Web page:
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Science Lab
Dr. Paola Mina-Osorio in her research laboratory

Picture this: A journey of success against the odds, where immigrant, first-generation, and bilingual students can carve out incredible careers in medicine and science, making a real difference for underrepresented minority patients.

How do I know it's possible? I'm living proof. As a Hispanic/Latina who's walked that path myself, I'm on a mission to help others do the same.

Like many of you, I am a proud Hispanic/Latina who has faced the unique challenges of being an immigrant or a first-generation American in a Spanish-speaking home. I grew up in South America and moved to the U.S. almost 20 years ago. I know the hurdles of having immigrant roots, living in a Spanish-speaking household, and the pressure of being an immigrant or a first-generation American. Even though my dad is a doctor, his skills didn't fully match the American system. I had to find my way through school and work, creating my own path. 

I am usually the only female physician, the only English as a second language (ESL) person, and the only Latina in the room.

Watch a video about my father's and my last name's story from my Hispanic Role Models book preface here.









I am an M.D. with a Ph.D. in Biomedical Sciences focused on Immunology.  I completed two post-doctoral research fellowships at the Center for Vascular Biology, UConn Health Center, and the Feinstein Institutes for Medical Research in NY. ​ I have spent twenty years in academic research and drug discovery in the pharmaceutical industry.  I have served multiple roles of increasing responsibility at small and large companies. My research has focused on discovering new treatments for autoimmune diseases such as lupus, psoriasis, atopic dermatitis, rheumatoid arthritis, myasthenia gravis, and thyroid eye disease, among others. Currently, I am the Vice president of the Medical Affairs division at a biotech company.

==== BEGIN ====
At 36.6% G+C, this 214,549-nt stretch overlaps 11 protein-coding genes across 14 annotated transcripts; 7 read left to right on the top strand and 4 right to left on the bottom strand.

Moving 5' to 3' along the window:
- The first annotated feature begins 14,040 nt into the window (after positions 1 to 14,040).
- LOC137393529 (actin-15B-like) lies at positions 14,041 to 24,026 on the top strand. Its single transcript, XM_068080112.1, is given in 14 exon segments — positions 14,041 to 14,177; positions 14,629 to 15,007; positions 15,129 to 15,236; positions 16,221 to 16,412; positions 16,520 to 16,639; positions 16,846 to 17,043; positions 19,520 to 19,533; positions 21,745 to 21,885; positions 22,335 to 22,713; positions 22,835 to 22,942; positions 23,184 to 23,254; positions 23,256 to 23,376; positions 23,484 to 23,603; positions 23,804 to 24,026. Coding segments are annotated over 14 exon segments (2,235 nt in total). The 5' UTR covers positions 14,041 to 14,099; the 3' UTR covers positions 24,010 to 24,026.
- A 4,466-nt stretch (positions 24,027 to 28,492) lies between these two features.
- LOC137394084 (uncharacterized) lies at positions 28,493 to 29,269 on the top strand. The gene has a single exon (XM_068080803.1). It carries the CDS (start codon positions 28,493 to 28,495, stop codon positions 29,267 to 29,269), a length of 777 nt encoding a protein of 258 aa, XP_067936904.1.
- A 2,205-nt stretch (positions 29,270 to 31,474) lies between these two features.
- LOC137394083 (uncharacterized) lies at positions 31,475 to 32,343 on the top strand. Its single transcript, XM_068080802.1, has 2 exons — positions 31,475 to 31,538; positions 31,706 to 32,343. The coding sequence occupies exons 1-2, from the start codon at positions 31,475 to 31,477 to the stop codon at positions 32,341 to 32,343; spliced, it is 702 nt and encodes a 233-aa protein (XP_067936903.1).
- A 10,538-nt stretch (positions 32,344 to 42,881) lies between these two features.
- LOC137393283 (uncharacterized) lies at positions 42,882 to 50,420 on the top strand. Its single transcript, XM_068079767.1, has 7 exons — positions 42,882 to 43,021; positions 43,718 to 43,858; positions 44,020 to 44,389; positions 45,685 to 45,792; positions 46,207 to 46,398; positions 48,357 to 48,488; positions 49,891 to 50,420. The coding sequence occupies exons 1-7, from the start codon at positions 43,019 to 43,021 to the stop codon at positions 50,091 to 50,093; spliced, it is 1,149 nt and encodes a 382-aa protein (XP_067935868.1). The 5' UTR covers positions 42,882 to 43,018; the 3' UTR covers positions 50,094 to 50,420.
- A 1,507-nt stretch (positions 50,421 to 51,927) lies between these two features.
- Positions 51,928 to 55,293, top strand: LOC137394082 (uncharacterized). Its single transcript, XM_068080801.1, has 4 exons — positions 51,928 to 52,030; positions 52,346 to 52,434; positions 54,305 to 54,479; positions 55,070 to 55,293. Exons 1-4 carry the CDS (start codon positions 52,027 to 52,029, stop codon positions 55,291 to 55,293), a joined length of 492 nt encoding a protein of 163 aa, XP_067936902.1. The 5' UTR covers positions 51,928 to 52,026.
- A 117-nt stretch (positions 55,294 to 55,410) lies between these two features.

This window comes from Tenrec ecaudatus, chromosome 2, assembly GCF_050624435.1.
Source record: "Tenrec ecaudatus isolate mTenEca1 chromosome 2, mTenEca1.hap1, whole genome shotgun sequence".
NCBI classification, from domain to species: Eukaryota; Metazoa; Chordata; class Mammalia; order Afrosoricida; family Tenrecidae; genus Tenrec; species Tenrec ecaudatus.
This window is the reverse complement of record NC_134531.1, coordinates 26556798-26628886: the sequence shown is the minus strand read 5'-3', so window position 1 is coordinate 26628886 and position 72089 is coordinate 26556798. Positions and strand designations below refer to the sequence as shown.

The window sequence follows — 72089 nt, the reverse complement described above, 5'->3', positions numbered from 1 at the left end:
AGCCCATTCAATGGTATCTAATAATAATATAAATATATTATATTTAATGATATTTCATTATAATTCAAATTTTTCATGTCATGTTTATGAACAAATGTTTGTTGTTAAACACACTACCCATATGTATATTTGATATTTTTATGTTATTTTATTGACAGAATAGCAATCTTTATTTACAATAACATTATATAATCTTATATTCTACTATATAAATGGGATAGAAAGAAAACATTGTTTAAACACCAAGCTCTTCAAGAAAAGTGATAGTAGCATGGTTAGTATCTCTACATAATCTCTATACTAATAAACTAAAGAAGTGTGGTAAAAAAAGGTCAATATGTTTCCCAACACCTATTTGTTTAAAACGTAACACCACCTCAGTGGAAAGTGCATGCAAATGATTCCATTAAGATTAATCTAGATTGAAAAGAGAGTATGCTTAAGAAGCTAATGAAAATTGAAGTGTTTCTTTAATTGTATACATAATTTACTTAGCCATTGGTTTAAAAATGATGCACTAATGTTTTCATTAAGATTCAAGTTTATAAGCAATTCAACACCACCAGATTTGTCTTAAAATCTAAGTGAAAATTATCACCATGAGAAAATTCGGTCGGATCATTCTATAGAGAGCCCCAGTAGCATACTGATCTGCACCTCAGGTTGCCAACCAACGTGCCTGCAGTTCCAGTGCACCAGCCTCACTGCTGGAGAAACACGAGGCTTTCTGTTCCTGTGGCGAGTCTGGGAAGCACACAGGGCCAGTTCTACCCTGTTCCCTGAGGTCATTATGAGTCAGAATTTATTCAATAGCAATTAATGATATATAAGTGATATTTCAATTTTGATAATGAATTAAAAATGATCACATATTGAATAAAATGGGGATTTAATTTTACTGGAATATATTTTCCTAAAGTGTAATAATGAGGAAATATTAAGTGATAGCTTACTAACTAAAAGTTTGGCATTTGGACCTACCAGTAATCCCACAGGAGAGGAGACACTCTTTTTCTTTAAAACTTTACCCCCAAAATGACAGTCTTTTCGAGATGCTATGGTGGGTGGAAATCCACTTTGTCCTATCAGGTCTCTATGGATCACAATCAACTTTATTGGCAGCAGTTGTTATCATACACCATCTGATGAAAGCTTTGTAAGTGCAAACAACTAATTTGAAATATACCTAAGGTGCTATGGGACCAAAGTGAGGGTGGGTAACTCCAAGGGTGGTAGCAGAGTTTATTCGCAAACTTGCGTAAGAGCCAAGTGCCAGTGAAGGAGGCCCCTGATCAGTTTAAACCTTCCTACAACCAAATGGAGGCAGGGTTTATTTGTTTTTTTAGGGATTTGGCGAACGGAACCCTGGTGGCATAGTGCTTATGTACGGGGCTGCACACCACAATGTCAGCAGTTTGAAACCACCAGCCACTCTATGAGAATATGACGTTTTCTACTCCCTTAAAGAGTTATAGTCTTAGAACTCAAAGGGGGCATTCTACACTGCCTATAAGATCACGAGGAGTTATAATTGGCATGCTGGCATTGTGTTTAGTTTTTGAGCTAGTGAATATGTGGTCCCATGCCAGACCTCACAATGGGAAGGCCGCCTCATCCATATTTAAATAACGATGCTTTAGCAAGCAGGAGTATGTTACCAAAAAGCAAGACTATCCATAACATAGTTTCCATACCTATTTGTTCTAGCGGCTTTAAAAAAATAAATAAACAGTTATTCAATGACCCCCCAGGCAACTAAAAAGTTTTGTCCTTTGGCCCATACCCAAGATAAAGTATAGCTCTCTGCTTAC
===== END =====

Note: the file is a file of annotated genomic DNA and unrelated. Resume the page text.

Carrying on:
To learn more about my career and areas of expertise, visit my LinkedIn page.
A few years ago, I met a student online who said that her school counselor told her she was "not college material." This story affected me deeply, especially after I learned that this is a common occurrence in a country where the diversity of the healthcare workforce does not match the diversity of the population. This story inspired my mission to help decrease the lack of representation of Latinx and other minorities in academic and corporate medicine and research. I have since published my book series "Hispanics in Medicine and Science," given numerous speeches at school events, and mentored half a dozen students who have successfully applied to medical school or Ph.D. programs.

To see a list of my scientific publications, visit PubMed.

Dr. Paola Mina-Osorio surgery rotation
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